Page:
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Draft Eco-Sensitive Area Norms for Western Ghats

Context:

The Union Environment Ministry’s latest draft notification on Ecologically Sensitive Areas (ESA) in the Western Ghats is facing stiff opposition in Karnataka.

  • The Ministry of Environment, Forests and Climate Change (MoEF&CC) had issued a draft notification, which demarcated large parts of Karnataka, Tamil Nadu, Gujarat, Maharashtra and as eco-sensitive areas.
  • Among these states, Karnataka contains the lion share of the notified areas in the Western Ghats, at 20,668 sq km.

Relevance:

GS III- Environment and Ecology

Dimensions of the Article:

  1. What are Eco-Sensitive Zones?
  2. What does the new draft notification for the Western Ghats say?
  3. What are the curbs that the state governments will have to implement as per the notification?
  4. Suggestions by the Kasturirangan panel

What are Eco-Sensitive Zones?

  • Eco Sensitive Zones are fragile areas around protected areas declared by the Ministry of Environment, Forest, and Climate Change (MoEFCC).
  • They are areas notified by the MoEFCC around Protected Areas, National Parks and Wildlife Sanctuaries.
  • The purpose of declaring ESZs is to create some kind of “shock absorbers” to the protected areas by regulating and managing the activities around such areas.
  • Among activities prohibited in the eco-sensitive zone are hydroelectric projects, brick kilns, commercial use of firewood and discharge of untreated effluents in natural water bodies or land areas.
  • No new commercial hotels and resorts shall be permitted within 1 km of the boundary of the protected area or up to the extent of the eco-sensitive zone, whichever is nearer, except for small temporary structures for eco-tourism activities.

What does the new draft notification for the Western Ghats say?

  • The draft notification demarcates 46,832 sq km in the five states Gujarat, Maharashtra, Karnataka, Goa and Tamil Nadu as ESA in the Western Ghats.
  • Kerala is excluded from the draft notification and it had earlier undertaken the exercise of demarcating ESA in the state by physical verification.
  • The ESA recommended by the Kerala state government is spread over an area of 9,993.7 square kilometers, in contrast to the 13,108 sq km recommended by the K Kasturirangan panel that gave its report in 2013.
  • Among the five states, 20,668 sq km of the ESA lies in Karnataka, 1,461 sq km in Goa, 17,340 sq km in Maharashtra, 6,914 sq km in Tamil Nadu and 449 sq km in Gujarat.
  • According to the notification, the concerned state governments are responsible for monitoring and enforcing the provisions of the notification.

What are the curbs that the state governments will have to implement as per the notification?

  • The draft notification states there shall be a complete ban on mining, quarrying and sand mining in the ESA.
  • All existing mines are to be phased out within five years from the date of issue of the final notification or on the expiry of the existing mining lease.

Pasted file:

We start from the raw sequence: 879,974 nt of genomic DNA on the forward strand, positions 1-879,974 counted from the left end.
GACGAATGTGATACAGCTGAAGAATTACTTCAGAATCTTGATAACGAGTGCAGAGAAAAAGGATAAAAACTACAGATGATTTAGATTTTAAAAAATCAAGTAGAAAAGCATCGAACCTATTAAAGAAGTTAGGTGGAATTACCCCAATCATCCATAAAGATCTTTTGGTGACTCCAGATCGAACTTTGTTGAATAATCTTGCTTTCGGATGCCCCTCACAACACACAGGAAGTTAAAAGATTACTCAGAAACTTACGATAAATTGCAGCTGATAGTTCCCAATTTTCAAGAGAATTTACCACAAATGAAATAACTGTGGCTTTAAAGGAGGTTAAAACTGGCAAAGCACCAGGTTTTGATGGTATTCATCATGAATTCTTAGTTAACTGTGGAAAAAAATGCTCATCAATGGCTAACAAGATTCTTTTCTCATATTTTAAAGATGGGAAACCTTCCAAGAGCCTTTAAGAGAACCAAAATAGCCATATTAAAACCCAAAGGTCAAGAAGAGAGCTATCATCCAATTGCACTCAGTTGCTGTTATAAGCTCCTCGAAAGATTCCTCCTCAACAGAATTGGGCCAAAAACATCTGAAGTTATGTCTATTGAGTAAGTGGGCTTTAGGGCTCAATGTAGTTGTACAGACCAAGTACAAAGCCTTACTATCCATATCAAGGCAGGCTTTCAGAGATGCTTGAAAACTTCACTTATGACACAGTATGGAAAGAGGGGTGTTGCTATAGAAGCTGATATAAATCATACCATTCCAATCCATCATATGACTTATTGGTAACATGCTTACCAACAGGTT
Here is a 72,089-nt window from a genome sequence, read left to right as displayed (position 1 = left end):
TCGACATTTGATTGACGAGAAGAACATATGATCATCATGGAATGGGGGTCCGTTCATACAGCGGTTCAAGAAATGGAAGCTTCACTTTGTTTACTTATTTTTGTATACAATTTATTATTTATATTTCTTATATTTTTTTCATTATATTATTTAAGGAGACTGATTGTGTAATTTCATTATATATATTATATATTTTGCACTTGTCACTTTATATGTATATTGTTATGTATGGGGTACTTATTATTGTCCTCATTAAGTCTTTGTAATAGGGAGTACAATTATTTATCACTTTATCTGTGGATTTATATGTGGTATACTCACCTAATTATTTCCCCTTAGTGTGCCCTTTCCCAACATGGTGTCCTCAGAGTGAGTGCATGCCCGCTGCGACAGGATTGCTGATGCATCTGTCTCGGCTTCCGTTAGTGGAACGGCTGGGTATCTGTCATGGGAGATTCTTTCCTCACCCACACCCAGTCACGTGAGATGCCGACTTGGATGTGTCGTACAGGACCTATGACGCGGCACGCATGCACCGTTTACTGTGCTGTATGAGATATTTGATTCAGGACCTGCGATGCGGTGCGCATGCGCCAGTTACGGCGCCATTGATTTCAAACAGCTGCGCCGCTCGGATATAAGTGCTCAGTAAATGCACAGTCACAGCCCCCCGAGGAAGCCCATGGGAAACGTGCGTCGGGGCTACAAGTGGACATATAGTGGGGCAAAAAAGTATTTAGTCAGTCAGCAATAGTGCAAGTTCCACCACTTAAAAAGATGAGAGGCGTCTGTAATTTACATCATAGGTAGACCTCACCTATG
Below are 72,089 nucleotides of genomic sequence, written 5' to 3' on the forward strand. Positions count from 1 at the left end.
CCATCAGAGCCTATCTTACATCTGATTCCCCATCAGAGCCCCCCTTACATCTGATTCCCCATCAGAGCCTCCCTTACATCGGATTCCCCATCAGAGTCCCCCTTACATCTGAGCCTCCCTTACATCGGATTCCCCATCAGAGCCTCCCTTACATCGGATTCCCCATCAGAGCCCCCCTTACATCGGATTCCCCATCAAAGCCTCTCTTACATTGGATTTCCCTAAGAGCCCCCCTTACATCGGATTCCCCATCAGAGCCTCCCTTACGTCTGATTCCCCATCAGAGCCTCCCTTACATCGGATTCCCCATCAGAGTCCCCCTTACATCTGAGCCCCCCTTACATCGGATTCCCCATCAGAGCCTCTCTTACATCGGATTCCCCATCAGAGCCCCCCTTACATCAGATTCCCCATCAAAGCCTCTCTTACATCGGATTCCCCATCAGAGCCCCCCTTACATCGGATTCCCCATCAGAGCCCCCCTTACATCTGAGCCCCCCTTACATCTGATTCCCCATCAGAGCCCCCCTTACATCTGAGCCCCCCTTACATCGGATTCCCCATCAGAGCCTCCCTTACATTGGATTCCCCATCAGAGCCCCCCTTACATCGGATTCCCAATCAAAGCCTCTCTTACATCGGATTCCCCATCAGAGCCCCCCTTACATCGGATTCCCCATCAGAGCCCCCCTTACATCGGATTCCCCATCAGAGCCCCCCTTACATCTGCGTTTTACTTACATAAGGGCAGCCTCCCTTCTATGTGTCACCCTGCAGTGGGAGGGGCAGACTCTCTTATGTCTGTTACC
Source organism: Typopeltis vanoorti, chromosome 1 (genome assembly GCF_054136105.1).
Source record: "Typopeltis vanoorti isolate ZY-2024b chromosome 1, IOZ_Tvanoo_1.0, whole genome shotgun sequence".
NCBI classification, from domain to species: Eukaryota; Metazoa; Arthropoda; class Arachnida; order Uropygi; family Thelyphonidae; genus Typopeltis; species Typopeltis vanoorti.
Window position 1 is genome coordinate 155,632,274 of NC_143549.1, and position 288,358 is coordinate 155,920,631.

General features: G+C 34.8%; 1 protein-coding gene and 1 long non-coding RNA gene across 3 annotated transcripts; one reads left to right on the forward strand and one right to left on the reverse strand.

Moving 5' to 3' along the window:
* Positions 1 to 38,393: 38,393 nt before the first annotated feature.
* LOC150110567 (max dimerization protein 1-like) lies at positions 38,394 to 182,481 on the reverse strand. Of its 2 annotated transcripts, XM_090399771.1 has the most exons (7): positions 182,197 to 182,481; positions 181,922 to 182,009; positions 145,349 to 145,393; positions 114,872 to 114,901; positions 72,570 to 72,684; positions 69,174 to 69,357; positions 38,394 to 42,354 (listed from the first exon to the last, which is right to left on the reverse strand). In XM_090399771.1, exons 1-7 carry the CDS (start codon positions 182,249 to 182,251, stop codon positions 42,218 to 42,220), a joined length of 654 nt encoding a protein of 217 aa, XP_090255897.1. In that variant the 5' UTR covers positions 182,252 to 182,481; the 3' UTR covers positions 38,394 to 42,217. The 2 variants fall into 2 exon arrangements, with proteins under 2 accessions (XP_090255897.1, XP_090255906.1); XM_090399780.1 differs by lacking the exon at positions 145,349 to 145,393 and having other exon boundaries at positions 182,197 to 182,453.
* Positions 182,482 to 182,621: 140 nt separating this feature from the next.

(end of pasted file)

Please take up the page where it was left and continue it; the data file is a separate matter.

• It also bars setting up of new thermal power projects and expansion of existing plants in the sensitive area, and the banning of all new ‘Red’ category industries.
    • These are activities that have a Pollution Index score of 60 and above, such as petrochemical manufacturing, and coal liquefaction.
  • The construction of new townships and area development projects will also be prohibited in the areas.
  • However, all existing health care establishments shall continue in ESA and so will new hydropower projects on the basis of the Environmental Impact Assessment notification.
  • ‘Orange’ category industries, with a pollution index score of 41-59, such as jute processing and ‘White’ industries that are considered non-polluting, like chalk making, will also be allowed with strict compliance of environmental regulation.

How will the Centre ensure the implementation of these norms?

  • Decision Support and Monitoring Centre for Western Ghats shall be established by the Environment Ministry in collaboration with the state governments of the Western Ghats region.
  • This will assess and report on the status of ecology of Western Ghats on a regular basis, and provide a decision support facility in the implementation of the provisions of the notification.
  • The post clearance monitoring of projects and activities allowed in the ESA will be carried out by the concerned state government, the State Pollution Control Board and the regional office of the Ministry.
  • All projects in the Eco-sensitive Area which have been given an environmental clearance or forest clearance will be monitored at least once a year by the concerned regional office of the Union Environment Ministry.
  • On an annual basis, the state governments will also prepare a ‘State of Health Report’ of the Western Ghats region within their jurisdiction, and provide details of the steps taken to monitor and enforce the provisions of the notification.

Suggestions by the Kasturirangan panel

  • The panel, formed in 2012, was tasked with the mandate of taking a “holistic view of the issue, and to bring synergy” between the aims of protecting the environment and biodiversity, while maintaining the needs and aspirations of the local and indigenous people, of sustainable development and environmental integrity of the region.
  • This high-level working group had suggested future steps to be taken to prevent further degradation of the fragile ecology of the Ghats.
  • The report had recommended a blanket ban on mining, quarrying, red category industries and thermal power projects.
  • It also stated that the impact of infrastructural projects on the forest and wildlife should be studied before permission is given.

Source: Indian Express


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